"Probing the Stereoselectivity of the Ruthenium-Catalyzed Ring-Opening Metathesis Polymerization of Norbornene and Norbornadiene Diesters"

Laurence Beaufort, Lionel Delaude, Albert Demonceau, and Alfred F. Noels

journal cover
          source: e-Polymers
            year: 2003
          number: P_010
             doi: not available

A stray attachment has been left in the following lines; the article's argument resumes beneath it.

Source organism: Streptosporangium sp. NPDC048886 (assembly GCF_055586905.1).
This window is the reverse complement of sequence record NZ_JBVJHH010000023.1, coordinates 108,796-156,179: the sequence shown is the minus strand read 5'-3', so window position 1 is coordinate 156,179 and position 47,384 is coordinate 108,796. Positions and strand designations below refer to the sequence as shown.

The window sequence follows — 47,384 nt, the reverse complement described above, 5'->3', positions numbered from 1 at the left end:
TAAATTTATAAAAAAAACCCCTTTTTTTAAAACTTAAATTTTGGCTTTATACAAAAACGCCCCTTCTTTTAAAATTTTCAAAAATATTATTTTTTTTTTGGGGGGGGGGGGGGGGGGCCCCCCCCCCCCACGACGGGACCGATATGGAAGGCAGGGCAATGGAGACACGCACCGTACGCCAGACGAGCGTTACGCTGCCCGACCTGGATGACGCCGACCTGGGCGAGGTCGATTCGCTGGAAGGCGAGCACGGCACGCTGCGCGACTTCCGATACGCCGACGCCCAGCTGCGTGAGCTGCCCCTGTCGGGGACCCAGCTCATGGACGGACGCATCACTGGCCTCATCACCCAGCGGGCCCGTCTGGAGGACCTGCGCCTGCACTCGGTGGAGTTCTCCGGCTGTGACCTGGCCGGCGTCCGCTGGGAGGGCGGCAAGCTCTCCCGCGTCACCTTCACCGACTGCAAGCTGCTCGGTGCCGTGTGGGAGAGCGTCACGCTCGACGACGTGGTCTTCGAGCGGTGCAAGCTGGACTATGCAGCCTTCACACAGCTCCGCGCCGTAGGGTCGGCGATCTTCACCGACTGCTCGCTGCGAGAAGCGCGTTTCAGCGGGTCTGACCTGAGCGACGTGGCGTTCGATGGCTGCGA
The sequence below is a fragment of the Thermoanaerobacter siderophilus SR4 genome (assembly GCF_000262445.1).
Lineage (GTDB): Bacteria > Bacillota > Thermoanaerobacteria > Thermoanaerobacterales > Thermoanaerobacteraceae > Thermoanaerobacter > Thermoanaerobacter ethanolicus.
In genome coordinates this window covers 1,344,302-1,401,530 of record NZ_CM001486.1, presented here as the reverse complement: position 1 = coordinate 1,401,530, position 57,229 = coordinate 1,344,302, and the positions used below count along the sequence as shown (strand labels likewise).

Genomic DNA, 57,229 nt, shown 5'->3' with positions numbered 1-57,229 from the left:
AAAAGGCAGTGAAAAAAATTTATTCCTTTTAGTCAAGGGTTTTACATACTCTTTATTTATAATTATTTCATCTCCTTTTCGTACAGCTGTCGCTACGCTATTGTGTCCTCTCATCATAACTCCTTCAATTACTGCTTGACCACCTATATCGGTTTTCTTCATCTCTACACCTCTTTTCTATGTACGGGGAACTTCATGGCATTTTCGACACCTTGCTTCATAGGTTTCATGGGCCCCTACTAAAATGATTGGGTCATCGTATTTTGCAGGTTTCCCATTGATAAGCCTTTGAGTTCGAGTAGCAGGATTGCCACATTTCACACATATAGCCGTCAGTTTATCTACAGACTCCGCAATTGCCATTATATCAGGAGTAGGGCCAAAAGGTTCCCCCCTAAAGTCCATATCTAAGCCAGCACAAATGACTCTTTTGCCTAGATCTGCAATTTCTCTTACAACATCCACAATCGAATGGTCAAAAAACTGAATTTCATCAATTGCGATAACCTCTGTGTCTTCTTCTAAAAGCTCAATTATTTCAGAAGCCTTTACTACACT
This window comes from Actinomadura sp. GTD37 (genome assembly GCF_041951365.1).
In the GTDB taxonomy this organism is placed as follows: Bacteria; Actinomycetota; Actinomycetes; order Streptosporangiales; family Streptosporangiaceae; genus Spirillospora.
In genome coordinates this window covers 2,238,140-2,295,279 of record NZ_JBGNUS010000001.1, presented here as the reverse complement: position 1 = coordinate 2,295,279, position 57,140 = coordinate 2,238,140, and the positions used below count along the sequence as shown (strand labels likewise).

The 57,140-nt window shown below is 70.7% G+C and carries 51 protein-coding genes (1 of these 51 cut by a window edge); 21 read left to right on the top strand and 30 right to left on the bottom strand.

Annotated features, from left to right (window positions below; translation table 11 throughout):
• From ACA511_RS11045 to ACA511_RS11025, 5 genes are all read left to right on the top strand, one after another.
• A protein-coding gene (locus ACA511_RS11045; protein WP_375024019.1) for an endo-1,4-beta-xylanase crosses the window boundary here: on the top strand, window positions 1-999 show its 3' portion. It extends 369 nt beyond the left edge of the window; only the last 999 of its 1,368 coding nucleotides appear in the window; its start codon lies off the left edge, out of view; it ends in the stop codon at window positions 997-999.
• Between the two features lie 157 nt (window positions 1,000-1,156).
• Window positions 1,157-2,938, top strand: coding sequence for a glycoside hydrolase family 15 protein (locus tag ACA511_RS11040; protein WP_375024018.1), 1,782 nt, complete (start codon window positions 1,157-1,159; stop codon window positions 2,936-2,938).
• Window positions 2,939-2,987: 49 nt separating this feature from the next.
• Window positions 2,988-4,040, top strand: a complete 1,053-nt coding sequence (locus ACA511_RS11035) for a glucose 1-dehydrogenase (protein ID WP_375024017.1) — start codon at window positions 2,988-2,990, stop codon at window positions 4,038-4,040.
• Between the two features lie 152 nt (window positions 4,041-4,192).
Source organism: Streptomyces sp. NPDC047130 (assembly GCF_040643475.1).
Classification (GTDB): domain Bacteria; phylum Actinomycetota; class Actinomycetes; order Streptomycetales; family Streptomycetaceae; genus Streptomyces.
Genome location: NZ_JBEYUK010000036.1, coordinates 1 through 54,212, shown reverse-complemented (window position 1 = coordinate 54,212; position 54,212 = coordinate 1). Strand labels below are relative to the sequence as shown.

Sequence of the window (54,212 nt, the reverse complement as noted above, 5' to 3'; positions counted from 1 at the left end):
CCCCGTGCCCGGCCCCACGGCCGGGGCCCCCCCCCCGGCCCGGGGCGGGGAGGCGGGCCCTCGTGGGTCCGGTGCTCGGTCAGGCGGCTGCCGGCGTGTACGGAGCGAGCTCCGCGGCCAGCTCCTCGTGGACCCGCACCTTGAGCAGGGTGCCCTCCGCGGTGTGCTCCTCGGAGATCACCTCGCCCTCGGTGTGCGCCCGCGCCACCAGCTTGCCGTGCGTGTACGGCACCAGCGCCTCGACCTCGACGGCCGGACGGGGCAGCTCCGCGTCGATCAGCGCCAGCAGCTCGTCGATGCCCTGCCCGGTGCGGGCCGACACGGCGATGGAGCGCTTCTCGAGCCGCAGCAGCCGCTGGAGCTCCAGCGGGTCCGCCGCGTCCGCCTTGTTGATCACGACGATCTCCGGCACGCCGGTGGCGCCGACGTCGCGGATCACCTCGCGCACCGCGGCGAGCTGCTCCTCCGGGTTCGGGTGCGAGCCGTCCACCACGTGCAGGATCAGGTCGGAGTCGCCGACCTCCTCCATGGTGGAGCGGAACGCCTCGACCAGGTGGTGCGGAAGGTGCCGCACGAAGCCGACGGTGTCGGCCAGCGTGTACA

Abstract:Various NMR techniques have been applied to probe the stereoregularity of polymers prepared by Ring-Opening Metathesis Polymerization (ROMP) of 2,3-dicarboalkoxy-norbornenes and -norbornadienes catalyzed by the [RuCl2(p-cymene)]2 dimer in the presence of TMSD. Direct methods based on the examination of cross-coupling peaks in polymers derived from optically active monomers and indirect methods based on the spectroscopic analysis of polynorbornanes obtained by hydrogenating the parent polyolefins lead to the same conclusion. They both show that high trans, highly isotactic polymers are formed using the ruthenium-arene catalyst precursor. The precise nature of the alkoxy side-chains determines to a large extent the degree of stereocontrol that can be achieved. With monomers bearing small ester groups the ring-opening polymerization proceeds stereospecifically and affords macromolecular products with 100% trans exocyclic double bonds and highly isotactic sequences. An increase in the steric bulkiness of the alkoxy substituents results in the progressive emergence of cis double bonds, together with a loss of tacticity. Such an evolution strongly suggests that ester coordination to the metal center is of prime importance to the catalytic cycle. Chelation of the ruthenium active sites by the alkoxy groups of the monomer most likely occur to make up for the thermal displacement of the p-cymene ligand upon activation. A tentative mechanism involving arene loss, carbene formation, and monomer chelation is proposed to account for the observed stereoselectivities. To date, the exact nature of the active species generated in situ upon activation of the ruthenium-arene dimer [RuCl2(p-cymene)]2 by a diazo compound co-catalyst and a chelating diester monomer remains, however, elusive.

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